The Xmas Day “Al Qaeda” terror attack on a transatlantic flight bound for Detroit is an interesting one. Awful for those on the flight, of course, and my heart goes out to them for the fear they must have experienced.
But which are the governments most staunch in their prosecution of the war on terror? Let’s call them the “Axis of Good”.….
The USA, the UK, and the Netherlands.
So it must be just nuts to them that the immediately identifiable Al Qaeda terrorist is reported to be a Nigerian-born UK engineering student who is flying via Schiphol airport in NL to the USA. Even better, he acquired his “bomb” in Yemen — interestingly, a country that is under increasing assault by the US military at the moment.
This ticks a number of useful national security boxes, reminding us what a threat our nations face.
The alleged terrorist is reported to have been on the watch list of the US security apparatus, but not on the “no fly” list — which is unverifiable anyway, but reportedly contains the names of over a million people. So yet another break-down in this unwieldy security system.
We already have a situation where all citizens of the US, UK and NL are effectively treated like criminals every time they take a plane, as well as everyone else attempting to fly into these countries. However, this incident has demonstrated that the security around flying is not just a slow irritant — a “Big Brother Lite” with its stupid restrictions around liquids, maquillage, shoes, belts and laptops — it has been dramatically shown not to work.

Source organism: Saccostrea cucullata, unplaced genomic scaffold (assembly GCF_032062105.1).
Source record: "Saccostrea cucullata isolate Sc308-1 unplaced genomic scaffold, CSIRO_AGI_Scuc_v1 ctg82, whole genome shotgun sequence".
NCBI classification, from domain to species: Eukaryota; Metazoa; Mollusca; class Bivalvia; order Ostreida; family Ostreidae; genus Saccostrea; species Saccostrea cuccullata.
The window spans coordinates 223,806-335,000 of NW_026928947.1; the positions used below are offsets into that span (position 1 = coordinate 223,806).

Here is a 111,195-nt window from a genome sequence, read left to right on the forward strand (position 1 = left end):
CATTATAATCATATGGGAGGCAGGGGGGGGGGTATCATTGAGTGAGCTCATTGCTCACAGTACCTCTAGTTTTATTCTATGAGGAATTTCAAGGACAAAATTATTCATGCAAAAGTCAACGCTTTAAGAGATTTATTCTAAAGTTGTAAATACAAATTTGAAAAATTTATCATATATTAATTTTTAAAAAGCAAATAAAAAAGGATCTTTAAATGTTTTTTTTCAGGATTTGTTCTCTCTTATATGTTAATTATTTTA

Identifying potential terrorists is like looking for a needle in a haystack. This has become an establishment cliché these days: the terrorists have to be lucky only once, and the security services have to be constantly lucky to stop an attack. The odds are acknowledged to be impossible.
What used to be agreed within British and other European spook circles is the view that the best intelligence comes from tricky-to-run human sources. They may have their flaws, but they can occasionally provide precise and lifesaving intelligence. The US approach has long been diametrically opposed to this approach — instead they sit back and hoover up every scrap of information via data mining and hope to sieve something out of it. They then tend to respond with whizz-bang, hands-off gadgetry, much like a deadly video game.
So, that said, let’s make two guesses how this new attack will be interpreted and used by our governments and security forces:
1) They admit that they need to reassess their approach to the “war on terror”.
2) Focus on ever more draconian data mining measures at the point of travel — whether they work or not, whether they slide us ever nearer a police-state or not — until we are effectively prisoners in our own countries.
A difficult prediction for 2010.
The final annoyance will, at least from a personal perspective, be that they now ban the carrying of powders as well as liquids on board a flight. If they stop me travelling with my Max Factor, that’s it. Trains only in the future.
Happy New Year!